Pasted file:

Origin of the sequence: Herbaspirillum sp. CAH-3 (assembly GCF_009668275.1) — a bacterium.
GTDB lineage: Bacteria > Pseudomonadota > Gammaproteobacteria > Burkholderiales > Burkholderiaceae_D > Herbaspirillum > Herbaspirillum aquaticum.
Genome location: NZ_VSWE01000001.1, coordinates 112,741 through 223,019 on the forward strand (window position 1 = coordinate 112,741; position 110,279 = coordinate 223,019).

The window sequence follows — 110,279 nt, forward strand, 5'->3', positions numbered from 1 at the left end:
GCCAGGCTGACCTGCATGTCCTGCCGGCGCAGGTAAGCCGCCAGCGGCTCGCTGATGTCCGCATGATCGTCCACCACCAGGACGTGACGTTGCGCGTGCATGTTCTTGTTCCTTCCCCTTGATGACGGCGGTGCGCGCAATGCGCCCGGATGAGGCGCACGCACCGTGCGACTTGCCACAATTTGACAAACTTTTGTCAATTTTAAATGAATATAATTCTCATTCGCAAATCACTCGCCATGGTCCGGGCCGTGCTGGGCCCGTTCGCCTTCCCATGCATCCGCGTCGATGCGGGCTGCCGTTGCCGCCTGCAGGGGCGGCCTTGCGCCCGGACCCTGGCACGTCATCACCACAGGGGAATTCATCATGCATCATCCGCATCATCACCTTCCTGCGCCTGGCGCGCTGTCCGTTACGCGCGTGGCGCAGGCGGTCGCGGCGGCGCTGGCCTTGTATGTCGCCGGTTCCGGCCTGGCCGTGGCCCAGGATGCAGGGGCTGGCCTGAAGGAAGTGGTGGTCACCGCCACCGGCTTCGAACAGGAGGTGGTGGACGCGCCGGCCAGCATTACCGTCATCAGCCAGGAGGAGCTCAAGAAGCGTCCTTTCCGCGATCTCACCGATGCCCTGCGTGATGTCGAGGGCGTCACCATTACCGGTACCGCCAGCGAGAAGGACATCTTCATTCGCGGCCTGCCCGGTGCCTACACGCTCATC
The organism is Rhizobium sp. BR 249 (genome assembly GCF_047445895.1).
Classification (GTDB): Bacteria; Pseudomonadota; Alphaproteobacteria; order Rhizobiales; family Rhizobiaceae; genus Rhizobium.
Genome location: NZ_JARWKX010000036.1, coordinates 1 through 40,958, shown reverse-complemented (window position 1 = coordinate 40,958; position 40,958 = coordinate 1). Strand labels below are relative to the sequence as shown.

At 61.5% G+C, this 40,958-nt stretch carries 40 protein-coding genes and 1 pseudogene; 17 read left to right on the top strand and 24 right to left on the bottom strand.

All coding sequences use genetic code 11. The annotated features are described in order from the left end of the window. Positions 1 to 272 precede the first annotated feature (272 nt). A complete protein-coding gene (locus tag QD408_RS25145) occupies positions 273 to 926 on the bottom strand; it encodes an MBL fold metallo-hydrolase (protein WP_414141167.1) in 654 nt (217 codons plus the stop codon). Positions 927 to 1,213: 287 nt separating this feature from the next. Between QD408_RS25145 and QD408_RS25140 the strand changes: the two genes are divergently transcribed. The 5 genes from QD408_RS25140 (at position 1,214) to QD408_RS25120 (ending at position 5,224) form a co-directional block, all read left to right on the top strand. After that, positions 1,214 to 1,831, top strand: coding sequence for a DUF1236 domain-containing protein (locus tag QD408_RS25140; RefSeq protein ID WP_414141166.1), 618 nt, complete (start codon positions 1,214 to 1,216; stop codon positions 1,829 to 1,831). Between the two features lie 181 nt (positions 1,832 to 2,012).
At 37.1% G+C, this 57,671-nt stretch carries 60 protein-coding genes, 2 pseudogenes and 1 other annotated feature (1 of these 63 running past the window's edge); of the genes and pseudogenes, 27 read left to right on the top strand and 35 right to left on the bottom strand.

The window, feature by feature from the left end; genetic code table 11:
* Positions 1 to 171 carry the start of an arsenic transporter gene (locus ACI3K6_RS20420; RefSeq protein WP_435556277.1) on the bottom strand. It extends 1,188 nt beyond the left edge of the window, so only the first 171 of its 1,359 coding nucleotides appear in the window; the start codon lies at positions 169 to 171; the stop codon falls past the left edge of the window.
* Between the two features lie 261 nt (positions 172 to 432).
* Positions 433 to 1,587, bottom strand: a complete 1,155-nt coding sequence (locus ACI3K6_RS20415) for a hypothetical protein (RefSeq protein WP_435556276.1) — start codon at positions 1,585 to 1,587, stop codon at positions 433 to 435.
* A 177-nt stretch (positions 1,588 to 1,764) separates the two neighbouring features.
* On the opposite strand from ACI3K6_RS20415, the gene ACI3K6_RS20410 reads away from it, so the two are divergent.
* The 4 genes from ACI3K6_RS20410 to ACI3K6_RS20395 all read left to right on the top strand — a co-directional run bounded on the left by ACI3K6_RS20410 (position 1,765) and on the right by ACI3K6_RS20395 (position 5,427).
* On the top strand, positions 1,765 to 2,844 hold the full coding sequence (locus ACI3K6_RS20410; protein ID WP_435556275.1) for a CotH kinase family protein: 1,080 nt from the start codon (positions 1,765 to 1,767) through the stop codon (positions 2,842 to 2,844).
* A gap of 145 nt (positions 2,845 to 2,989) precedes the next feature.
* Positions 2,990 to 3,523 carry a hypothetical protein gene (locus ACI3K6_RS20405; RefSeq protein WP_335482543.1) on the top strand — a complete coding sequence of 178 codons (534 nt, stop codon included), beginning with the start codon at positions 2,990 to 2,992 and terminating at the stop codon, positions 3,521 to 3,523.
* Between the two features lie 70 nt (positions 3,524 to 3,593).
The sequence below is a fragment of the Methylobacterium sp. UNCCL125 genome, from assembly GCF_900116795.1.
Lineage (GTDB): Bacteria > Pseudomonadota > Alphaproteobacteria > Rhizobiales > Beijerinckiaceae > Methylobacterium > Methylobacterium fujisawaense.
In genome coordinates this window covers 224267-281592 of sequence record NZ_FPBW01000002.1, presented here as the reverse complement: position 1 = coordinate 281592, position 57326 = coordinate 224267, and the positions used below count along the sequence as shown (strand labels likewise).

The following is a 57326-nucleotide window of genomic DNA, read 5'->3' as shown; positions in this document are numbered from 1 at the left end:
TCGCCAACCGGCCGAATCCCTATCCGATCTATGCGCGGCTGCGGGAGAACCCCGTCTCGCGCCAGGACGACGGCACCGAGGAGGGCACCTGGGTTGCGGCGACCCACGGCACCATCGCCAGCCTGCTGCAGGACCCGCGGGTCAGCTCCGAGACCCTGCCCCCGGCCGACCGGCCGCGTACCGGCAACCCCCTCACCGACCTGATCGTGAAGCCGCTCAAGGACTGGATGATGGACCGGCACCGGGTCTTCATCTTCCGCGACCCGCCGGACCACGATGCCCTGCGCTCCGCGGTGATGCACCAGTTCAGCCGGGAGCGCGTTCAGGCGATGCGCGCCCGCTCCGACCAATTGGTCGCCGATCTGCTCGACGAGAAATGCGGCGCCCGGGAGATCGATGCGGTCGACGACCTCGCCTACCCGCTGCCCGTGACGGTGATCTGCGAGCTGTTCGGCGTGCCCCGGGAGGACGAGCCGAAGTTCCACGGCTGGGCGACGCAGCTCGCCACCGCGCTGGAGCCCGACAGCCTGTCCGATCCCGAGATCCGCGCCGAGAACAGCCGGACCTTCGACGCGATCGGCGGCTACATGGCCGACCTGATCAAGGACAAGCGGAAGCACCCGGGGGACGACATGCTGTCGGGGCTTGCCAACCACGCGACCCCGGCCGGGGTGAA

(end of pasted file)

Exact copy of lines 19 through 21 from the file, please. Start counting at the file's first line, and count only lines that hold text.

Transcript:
* On the top strand, positions 1,765 to 2,844 hold the full coding sequence (locus ACI3K6_RS20410; protein ID WP_435556275.1) for a CotH kinase family protein: 1,080 nt from the start codon (positions 1,765 to 1,767) through the stop codon (positions 2,842 to 2,844).
* A gap of 145 nt (positions 2,845 to 2,989) precedes the next feature.
* Positions 2,990 to 3,523 carry a hypothetical protein gene (locus ACI3K6_RS20405; RefSeq protein WP_335482543.1) on the top strand — a complete coding sequence of 178 codons (534 nt, stop codon included), beginning with the start codon at positions 2,990 to 2,992 and terminating at the stop codon, positions 3,521 to 3,523.